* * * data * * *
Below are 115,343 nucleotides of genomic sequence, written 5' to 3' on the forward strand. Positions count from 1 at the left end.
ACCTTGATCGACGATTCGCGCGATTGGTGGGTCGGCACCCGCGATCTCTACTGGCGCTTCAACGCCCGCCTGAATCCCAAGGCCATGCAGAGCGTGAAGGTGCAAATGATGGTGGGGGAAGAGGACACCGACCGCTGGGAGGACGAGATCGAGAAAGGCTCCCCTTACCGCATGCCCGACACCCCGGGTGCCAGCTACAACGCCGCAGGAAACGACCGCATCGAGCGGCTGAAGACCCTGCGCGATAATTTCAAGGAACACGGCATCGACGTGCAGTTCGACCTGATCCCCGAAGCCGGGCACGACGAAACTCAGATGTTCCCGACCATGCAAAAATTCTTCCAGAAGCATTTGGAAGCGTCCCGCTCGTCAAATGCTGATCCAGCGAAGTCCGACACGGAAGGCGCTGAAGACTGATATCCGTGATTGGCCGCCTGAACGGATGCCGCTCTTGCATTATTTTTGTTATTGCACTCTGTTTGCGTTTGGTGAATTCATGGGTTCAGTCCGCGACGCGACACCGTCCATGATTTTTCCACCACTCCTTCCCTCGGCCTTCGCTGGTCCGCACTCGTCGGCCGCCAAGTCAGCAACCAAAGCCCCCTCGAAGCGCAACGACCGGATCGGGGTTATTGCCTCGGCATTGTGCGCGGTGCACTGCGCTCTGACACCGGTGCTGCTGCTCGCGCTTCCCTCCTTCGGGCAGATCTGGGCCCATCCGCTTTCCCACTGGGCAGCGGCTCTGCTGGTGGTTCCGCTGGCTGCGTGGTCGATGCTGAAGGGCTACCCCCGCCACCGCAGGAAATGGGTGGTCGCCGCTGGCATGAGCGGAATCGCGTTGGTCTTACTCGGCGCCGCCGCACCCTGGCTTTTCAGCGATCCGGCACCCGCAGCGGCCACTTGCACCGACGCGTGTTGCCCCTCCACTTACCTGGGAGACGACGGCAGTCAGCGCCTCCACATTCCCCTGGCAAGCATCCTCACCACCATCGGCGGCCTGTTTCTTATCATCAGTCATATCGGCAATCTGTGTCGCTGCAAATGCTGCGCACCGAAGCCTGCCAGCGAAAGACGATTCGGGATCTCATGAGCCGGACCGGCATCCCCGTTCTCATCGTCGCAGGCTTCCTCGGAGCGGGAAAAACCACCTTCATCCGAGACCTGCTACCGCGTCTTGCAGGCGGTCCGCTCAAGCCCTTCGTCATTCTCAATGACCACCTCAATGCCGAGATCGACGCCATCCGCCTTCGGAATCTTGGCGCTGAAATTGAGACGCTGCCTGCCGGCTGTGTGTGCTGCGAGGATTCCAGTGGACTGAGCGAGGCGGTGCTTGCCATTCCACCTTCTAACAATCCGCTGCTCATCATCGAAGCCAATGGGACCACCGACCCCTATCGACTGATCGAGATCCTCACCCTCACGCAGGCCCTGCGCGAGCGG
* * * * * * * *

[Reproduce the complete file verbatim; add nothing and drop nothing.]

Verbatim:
Below are 115,343 nucleotides of genomic sequence, written 5' to 3' on the forward strand. Positions count from 1 at the left end.
ACCTTGATCGACGATTCGCGCGATTGGTGGGTCGGCACCCGCGATCTCTACTGGCGCTTCAACGCCCGCCTGAATCCCAAGGCCATGCAGAGCGTGAAGGTGCAAATGATGGTGGGGGAAGAGGACACCGACCGCTGGGAGGACGAGATCGAGAAAGGCTCCCCTTACCGCATGCCCGACACCCCGGGTGCCAGCTACAACGCCGCAGGAAACGACCGCATCGAGCGGCTGAAGACCCTGCGCGATAATTTCAAGGAACACGGCATCGACGTGCAGTTCGACCTGATCCCCGAAGCCGGGCACGACGAAACTCAGATGTTCCCGACCATGCAAAAATTCTTCCAGAAGCATTTGGAAGCGTCCCGCTCGTCAAATGCTGATCCAGCGAAGTCCGACACGGAAGGCGCTGAAGACTGATATCCGTGATTGGCCGCCTGAACGGATGCCGCTCTTGCATTATTTTTGTTATTGCACTCTGTTTGCGTTTGGTGAATTCATGGGTTCAGTCCGCGACGCGACACCGTCCATGATTTTTCCACCACTCCTTCCCTCGGCCTTCGCTGGTCCGCACTCGTCGGCCGCCAAGTCAGCAACCAAAGCCCCCTCGAAGCGCAACGACCGGATCGGGGTTATTGCCTCGGCATTGTGCGCGGTGCACTGCGCTCTGACACCGGTGCTGCTGCTCGCGCTTCCCTCCTTCGGGCAGATCTGGGCCCATCCGCTTTCCCACTGGGCAGCGGCTCTGCTGGTGGTTCCGCTGGCTGCGTGGTCGATGCTGAAGGGCTACCCCCGCCACCGCAGGAAATGGGTGGTCGCCGCTGGCATGAGCGGAATCGCGTTGGTCTTACTCGGCGCCGCCGCACCCTGGCTTTTCAGCGATCCGGCACCCGCAGCGGCCACTTGCACCGACGCGTGTTGCCCCTCCACTTACCTGGGAGACGACGGCAGTCAGCGCCTCCACATTCCCCTGGCAAGCATCCTCACCACCATCGGCGGCCTGTTTCTTATCATCAGTCATATCGGCAATCTGTGTCGCTGCAAATGCTGCGCACCGAAGCCTGCCAGCGAAAGACGATTCGGGATCTCATGAGCCGGACCGGCATCCCCGTTCTCATCGTCGCAGGCTTCCTCGGAGCGGGAAAAACCACCTTCATCCGAGACCTGCTACCGCGTCTTGCAGGCGGTCCGCTCAAGCCCTTCGTCATTCTCAATGACCACCTCAATGCCGAGATCGACGCCATCCGCCTTCGGAATCTTGGCGCTGAAATTGAGACGCTGCCTGCCGGCTGTGTGTGCTGCGAGGATTCCAGTGGACTGAGCGAGGCGGTGCTTGCCATTCCACCTTCTAACAATCCGCTGCTCATCATCGAAGCCAATGGGACCACCGACCCCTATCGACTGATCGAGATCCTCACCCTCACGCAGGCCCTGCGCGAGCGG